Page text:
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I came across these lines of code:

import org.apache.shiro.util.Factory;
import org.apache.shiro.config.IniSecurityManagerFactory;
import org.apache.shiro.mgt.SecurityManager;


Factory<SecurityManager> factory = new IniSecurityManagerFactory("classpath:shiro.ini");
        SecurityManager securityManager = factory.getInstance();

Can you explain this code in particular what Factory<SecurityManager> means and why there is Generics reference <SecurityManager> and why do I need it?

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4 Answers 4

up vote 2 down vote accepted

Generics are compile time markers to provide your compiler typing informations and templates. They don't exist in runtime. You could even ignore generic information in your code:

Factory factory = new IniSecurityManagerFactory("classpath:shiro.ini");

In this case you get a small warning from your IDE (Eclipse) because of unchecked type, but you can supress it with SupressWarning annotation.

Factory factory = new IniSecurityManagerFactory("classpath:shiro.ini");

Your code will be still compiled without any problem. For an example you have an Calculate class:

class Calculate<T extends Number> {
     private T value;
     public T add(T value1, T value2) {

that's a template and you can use your calculation utility with every type extends Number.

Calculate<Integer> calculator = new  Calculate<Integer>();
calculator.add(1 , 2);

or a double version;

Calculate<Double> calculator = new  Calculate<Double>();
calculator.add(1.2d , 2.3d);

Generics make your code flexible and let you write such templates.

Factory is a idiom in Software Engineering to create objects using these factory classes. I would make a research about Factory Pattern, Dependency Inversion , Holywood Principle. There are many threads around here about (Abstract) Factory Pattern or even on Wikipedia.

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Thank you. Does this imply that the Factory class was declared like this: public class Factory<T extends SecurityManager> { } ? –  ace May 14 '11 at 10:31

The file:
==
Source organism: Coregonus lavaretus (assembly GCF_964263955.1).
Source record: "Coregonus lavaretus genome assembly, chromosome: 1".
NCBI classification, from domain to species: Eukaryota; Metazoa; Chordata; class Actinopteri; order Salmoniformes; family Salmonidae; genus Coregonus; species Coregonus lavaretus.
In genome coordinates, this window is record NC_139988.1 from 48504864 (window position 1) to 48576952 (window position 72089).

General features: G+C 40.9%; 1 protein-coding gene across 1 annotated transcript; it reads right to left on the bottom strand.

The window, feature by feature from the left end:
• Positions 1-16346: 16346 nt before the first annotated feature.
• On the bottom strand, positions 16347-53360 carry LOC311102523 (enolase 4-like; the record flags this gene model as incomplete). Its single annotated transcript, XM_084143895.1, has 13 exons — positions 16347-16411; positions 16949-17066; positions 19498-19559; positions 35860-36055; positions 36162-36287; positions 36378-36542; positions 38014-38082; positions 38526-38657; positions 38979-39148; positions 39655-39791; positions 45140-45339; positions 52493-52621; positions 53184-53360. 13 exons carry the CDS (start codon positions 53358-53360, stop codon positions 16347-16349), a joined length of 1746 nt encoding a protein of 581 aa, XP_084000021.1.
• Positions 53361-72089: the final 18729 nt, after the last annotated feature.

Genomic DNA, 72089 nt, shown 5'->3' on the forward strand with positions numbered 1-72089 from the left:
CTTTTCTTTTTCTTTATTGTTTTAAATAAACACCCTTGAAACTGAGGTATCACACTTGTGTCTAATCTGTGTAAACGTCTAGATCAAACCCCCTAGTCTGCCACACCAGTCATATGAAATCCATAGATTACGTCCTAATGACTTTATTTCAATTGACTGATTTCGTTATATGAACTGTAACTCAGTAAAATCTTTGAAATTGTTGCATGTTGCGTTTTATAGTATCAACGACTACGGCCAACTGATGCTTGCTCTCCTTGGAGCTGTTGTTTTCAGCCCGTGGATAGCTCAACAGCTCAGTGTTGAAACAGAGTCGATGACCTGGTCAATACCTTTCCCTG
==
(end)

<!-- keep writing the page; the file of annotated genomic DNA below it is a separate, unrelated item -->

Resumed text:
to find it you need to look at api doc of Factory class in security manager. there are many ways to declare generics with or without extension, super, wildcards. Starting point: java.sun.com/j2se/1.5/pdf/generics-tutorial.pdf –  Erhan Bagdemir May 14 '11 at 10:42

The generic reference is here used to avoid unchecked casts. This is what the generic-omitted equivalent might look like

Factory factory = new IniSecurityManagerFactory("classpath:shiro.ini");
SecurityManager securityManager = (SecurityManager) factory.getInstance();

So in this case, Factory<SecurityManager> means that the factory should return a SecurityManager instead of an Object.

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Thank you. I am wondering if this is the same thing as Parameterized Types in Java (Factory<SecurityManager> ) (which is called Templates in C++)? –  ace May 14 '11 at 10:06

A factory class is a design pattern which is meant for a class that constructs instances of other classes. For example, a class called PointFactory would typically have a method called getinstance returning a new object of type Point. The factory class is used to hide the direct usage of the constructor of the class from you.

Sometime you have one factory class which can generate many types of objects. In this case we have a Factory class whose generic type is SecurityManager, and since the Factory class's getInstance method returns a new object from the generic type, then on the line below it in fact returns a new object of type ScurityManager.

The IniSecurityManagerFactory is class which extends Factory since as the name implies, it is a factory which is meant for generating SecurityManager's.

See http://en.wikipedia.org/wiki/Abstract_factory_pattern

Edit: added a bit more info

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This is a common design pattern called Abstract Factory: http://en.wikipedia.org/wiki/Abstract_factory_pattern

And as far as i see you tell the factory, that you want to produce SecurityManagers

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